Time-dependent behavior with gel formation or curing
This test is performed under constant shear conditions either at a constant shear rate or at a constant shear stress. In most cases, tests with controlled shear rate are preferred. One disadvantage of controlled-shear-stress tests is that, with the increase in viscosity, the resulting rotational speed will continuously decrease. This would result in the deformation velocity no longer being constant.
However, the latter is a decisive parameter for comparing the effects of shearing on the behavior of a sample. The measuring temperature is kept constant, thus providing for isothermal conditions. It is recommended that disposable measuring systems consisting of a disposable plate and a disposable dish for single use are selected. In most cases, after curing, the two parts of the PP measuring system will stick together firmly, unable to be separated or cleaned without substantial effort. The result is usually evaluated as a time-dependent viscosity function (Figure 1).
Two time-points are of relevance here: the starting time tS at the beginning of the curve slope indicating the start of gel formation or a chemical curing reaction, and the time tV when a previously defined high-viscosity value has been reached.
However, with rotational tests, it is not possible to reliably provide an answer to the questions as to when a sample becomes solid and when the sample has been cured completely. This means that the entire curing process cannot be evaluated because at one point the cured mass is no longer able to flow and becomes solid. If the maximum torque of the rheometer has been exceeded, the rheometer can no longer control the preset rotational speed or shear rate. As a consequence, the speed will continuously decrease and the viscosity will approach infinity.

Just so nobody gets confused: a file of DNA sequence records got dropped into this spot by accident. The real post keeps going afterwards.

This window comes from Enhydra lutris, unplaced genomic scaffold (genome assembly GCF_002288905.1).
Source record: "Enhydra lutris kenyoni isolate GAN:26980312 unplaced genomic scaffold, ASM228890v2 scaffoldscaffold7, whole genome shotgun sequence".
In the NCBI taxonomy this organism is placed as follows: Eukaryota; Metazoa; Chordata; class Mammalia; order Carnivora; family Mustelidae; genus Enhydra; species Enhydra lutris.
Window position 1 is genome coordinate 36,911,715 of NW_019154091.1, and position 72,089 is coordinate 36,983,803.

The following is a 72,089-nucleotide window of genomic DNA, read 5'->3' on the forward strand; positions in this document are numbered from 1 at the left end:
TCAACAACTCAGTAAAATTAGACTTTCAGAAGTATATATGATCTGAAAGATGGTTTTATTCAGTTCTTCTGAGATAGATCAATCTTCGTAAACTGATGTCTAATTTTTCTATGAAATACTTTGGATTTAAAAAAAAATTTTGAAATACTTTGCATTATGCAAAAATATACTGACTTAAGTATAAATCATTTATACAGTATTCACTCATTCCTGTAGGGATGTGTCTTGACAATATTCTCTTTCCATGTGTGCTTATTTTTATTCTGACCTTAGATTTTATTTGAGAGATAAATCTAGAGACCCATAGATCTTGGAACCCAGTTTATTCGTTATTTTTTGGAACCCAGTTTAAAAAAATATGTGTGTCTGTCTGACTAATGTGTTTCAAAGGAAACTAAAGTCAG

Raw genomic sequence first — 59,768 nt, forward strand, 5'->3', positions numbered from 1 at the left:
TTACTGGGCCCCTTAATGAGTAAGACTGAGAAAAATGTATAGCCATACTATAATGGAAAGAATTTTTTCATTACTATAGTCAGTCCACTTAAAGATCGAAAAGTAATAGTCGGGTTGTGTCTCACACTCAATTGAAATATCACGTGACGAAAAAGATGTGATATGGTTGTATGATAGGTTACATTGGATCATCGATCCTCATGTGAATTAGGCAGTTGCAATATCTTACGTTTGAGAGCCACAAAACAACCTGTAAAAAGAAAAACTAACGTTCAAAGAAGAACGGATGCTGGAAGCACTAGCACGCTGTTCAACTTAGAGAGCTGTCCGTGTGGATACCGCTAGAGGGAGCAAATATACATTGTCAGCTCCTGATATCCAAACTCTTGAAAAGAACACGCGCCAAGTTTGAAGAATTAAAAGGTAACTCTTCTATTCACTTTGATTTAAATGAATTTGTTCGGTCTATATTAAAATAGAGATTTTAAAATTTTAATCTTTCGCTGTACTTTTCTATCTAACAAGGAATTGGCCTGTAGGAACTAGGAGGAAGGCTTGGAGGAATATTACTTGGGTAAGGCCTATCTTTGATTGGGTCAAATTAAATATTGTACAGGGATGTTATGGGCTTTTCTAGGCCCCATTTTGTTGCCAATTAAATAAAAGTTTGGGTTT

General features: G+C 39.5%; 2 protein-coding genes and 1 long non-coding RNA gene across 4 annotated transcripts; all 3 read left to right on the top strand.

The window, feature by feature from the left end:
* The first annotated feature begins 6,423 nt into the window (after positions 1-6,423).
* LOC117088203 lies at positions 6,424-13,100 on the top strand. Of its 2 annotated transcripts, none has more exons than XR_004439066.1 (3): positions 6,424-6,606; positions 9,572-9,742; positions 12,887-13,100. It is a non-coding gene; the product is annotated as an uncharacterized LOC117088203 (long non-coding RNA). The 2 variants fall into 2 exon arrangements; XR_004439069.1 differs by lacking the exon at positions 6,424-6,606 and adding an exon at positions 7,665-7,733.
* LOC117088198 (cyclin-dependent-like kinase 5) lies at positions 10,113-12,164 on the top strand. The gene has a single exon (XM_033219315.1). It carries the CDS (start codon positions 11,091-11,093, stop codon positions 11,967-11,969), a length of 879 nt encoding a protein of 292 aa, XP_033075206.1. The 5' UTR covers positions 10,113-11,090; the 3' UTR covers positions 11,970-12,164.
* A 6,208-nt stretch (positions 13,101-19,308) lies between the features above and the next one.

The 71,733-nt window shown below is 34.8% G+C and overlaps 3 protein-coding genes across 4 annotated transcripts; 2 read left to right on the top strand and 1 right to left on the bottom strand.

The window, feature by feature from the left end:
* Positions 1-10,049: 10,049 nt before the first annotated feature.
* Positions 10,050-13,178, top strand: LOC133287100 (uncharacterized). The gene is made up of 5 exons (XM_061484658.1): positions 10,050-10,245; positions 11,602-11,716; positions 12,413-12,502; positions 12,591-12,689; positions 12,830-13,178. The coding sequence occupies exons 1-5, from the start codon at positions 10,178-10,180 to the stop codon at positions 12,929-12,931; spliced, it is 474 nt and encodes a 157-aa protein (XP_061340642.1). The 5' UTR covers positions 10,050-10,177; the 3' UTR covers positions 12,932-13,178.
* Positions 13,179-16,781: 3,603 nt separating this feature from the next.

This is because the viscosity value is defined by the law of viscosity, stating viscosity as the shear stress divided by the shear rate. In the case of curing, the shear rate would finally reach zero. This also means that the law of viscosity would not be applicable here.
Our recommendation: Oscillatory tests are preferred over rotational tests for evaluating gel formation and curing processes because, with oscillatory tests, materials can be examined in their solid state as well.